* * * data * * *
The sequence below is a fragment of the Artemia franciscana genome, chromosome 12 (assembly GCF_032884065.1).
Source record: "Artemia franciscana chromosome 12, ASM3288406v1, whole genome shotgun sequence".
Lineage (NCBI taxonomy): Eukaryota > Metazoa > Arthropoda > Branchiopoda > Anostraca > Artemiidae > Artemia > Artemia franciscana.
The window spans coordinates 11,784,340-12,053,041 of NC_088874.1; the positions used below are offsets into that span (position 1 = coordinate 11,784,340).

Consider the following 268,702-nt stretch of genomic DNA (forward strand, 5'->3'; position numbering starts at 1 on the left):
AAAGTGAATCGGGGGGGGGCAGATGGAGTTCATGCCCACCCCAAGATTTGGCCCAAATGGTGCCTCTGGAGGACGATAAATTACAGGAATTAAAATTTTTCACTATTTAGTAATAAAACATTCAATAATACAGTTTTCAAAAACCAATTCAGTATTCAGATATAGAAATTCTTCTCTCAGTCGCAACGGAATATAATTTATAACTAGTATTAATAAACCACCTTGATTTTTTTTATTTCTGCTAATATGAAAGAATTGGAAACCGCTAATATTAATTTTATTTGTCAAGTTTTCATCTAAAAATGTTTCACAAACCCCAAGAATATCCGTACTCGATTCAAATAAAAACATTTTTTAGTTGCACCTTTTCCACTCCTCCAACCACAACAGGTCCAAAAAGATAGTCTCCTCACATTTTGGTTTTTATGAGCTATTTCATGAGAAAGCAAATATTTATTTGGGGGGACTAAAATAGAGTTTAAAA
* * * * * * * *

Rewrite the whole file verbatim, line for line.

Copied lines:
The sequence below is a fragment of the Artemia franciscana genome, chromosome 12 (assembly GCF_032884065.1).
Source record: "Artemia franciscana chromosome 12, ASM3288406v1, whole genome shotgun sequence".
Lineage (NCBI taxonomy): Eukaryota > Metazoa > Arthropoda > Branchiopoda > Anostraca > Artemiidae > Artemia > Artemia franciscana.
The window spans coordinates 11,784,340-12,053,041 of NC_088874.1; the positions used below are offsets into that span (position 1 = coordinate 11,784,340).

Consider the following 268,702-nt stretch of genomic DNA (forward strand, 5'->3'; position numbering starts at 1 on the left):
AAAGTGAATCGGGGGGGGGCAGATGGAGTTCATGCCCACCCCAAGATTTGGCCCAAATGGTGCCTCTGGAGGACGATAAATTACAGGAATTAAAATTTTTCACTATTTAGTAATAAAACATTCAATAATACAGTTTTCAAAAACCAATTCAGTATTCAGATATAGAAATTCTTCTCTCAGTCGCAACGGAATATAATTTATAACTAGTATTAATAAACCACCTTGATTTTTTTTATTTCTGCTAATATGAAAGAATTGGAAACCGCTAATATTAATTTTATTTGTCAAGTTTTCATCTAAAAATGTTTCACAAACCCCAAGAATATCCGTACTCGATTCAAATAAAAACATTTTTTAGTTGCACCTTTTCCACTCCTCCAACCACAACAGGTCCAAAAAGATAGTCTCCTCACATTTTGGTTTTTATGAGCTATTTCATGAGAAAGCAAATATTTATTTGGGGGGACTAAAATAGAGTTTAAAA